Start 132: rdp-test-texture-load-tile-16-yuv

151/163 Test #151: vi-test-aa-none …………………………………………………………. Passed 21.19 sec
Start 152: vi-test-aa-extra-dither-filter
152/163 Test #152: vi-test-aa-extra-dither-filter ……………………………………………. Passed 48.77 sec
Start 153: vi-test-aa-extra-divot
153/163 Test #153: vi-test-aa-extra-divot …………………………………………………… Passed 64.29 sec
Start 154: vi-test-aa-extra-dither-filter-divot
154/163 Test #154: vi-test-aa-extra-dither-filter-divot ………………………………………. Passed 65.90 sec
Start 155: vi-test-aa-extra-gamma
155/163 Test #155: vi-test-aa-extra-gamma …………………………………………………… Passed 48.28 sec
Start 156: vi-test-aa-extra-gamma-dither
156/163 Test #156: vi-test-aa-extra-gamma-dither …………………………………………….. Passed 48.18 sec
Start 157: vi-test-aa-extra-nogamma-dither
157/163 Test #157: vi-test-aa-extra-nogamma-dither …………………………………………… Passed 47.56 sec

100% tests passed, 0 tests failed out of 163 #feelsgoodman

Ideally, if someone is clever enough to hook up a serial connection to the N64, it might be possible to run these tests through a real N64, that would be interesting.

I also fully implemented the VI this time around. It passes bit-exact output with Angrylion in my tests and there is a VI conformance suite to validate this as well. I implemented almost the entire thing without even running actual content. Once I got to test real content and sort out the last weird bugs, we get to the next important part of a test-driven development workflow …

The importance of dumping formats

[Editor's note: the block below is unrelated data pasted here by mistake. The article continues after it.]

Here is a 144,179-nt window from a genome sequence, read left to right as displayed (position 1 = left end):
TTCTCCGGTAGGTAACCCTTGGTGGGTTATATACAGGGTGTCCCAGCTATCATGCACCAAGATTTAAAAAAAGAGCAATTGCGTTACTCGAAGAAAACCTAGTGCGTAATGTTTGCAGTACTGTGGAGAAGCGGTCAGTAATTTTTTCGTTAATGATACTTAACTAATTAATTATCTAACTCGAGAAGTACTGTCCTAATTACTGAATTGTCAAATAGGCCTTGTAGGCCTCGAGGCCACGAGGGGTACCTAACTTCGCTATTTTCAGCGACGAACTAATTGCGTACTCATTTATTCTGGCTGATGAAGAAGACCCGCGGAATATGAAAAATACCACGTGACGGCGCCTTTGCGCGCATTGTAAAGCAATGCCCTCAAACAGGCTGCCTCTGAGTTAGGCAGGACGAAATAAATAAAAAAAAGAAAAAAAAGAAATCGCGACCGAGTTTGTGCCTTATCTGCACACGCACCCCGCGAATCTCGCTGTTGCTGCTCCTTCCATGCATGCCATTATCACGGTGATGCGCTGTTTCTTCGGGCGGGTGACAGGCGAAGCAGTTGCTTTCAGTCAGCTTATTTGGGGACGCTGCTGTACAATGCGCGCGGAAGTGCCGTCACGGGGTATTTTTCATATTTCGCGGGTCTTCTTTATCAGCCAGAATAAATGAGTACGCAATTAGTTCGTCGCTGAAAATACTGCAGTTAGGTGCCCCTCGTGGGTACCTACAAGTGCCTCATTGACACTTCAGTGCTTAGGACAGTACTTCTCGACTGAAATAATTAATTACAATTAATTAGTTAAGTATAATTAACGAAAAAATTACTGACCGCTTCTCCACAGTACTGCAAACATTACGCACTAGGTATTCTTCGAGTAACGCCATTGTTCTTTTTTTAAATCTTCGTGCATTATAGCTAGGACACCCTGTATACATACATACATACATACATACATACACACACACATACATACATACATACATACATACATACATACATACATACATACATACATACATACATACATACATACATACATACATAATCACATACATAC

A critical aspect of verifying behavior is being able to dump RDP commands from the emulator and replay them.

On the left I have Angrylion and on the right paraLLEl-RDP running side by side from a dump where I can step draw by draw, and drill down any pesky bugs quite effectively. This humble tool has been invaluable. The Angrylion backend in parallel-n64 can be configured to generate dumps which are then used to drill down rendering bugs offline.


The compatibility is much improved and should be quite high, I won’t claim its perfect, but I’m quite happy with it so far. We went through essentially all relevant titles during testing (just the first few minutes), and found and fixed the few issues which popped up. Many games which were completely broken in the old implementation now work just fine. I’m fairly confident that those bugs are solvable this time around though if/when they show up.

Implementation techniques

With Vulkan in 2020 I have some more tools in my belt than was available back in the day. Vulkan is a quite capable compute API now.

Enforcing RDRAM coherency

A major pain point of any N64 emulator is the fact that RDRAM is shared for the CPU and RDP, and games sure know how to take advantage of this. This creates a huge burden on GPU-accelerated implementations as we now have to ensure full coherency to make it accurate. Most HLE emulators simply don’t care or employ complicated heuristics and workarounds, and that’s fine, but it’s not good enough for LLE.

In the previous implementation, it would try to do “framebuffer manager” techniques similar to HLE emulators, but this was the wrong approach and lead to a design which was impossible to fix. What if … we just import RDRAM as buffer straight into the Vulkan driver and render to that, wouldn’t that be awesome? Yes … yes, it would be, and that’s what I did. We have an obscure, but amazing extension in Vulkan called VK_EXT_external_memory_host which lets me import RDRAM from the emulator straight into Vulkan and render to it over the PCI-e bus. That way, all framebuffer management woes simply disappear, I render straight into RDRAM, and the only thing left to do is to handle synchronization. If you’re worried about rendering over the PCI-e bus, then don’t be. The bandwidth required to write out a 320×240 framebuffer is absolutely trivial especially considering that we’re doing …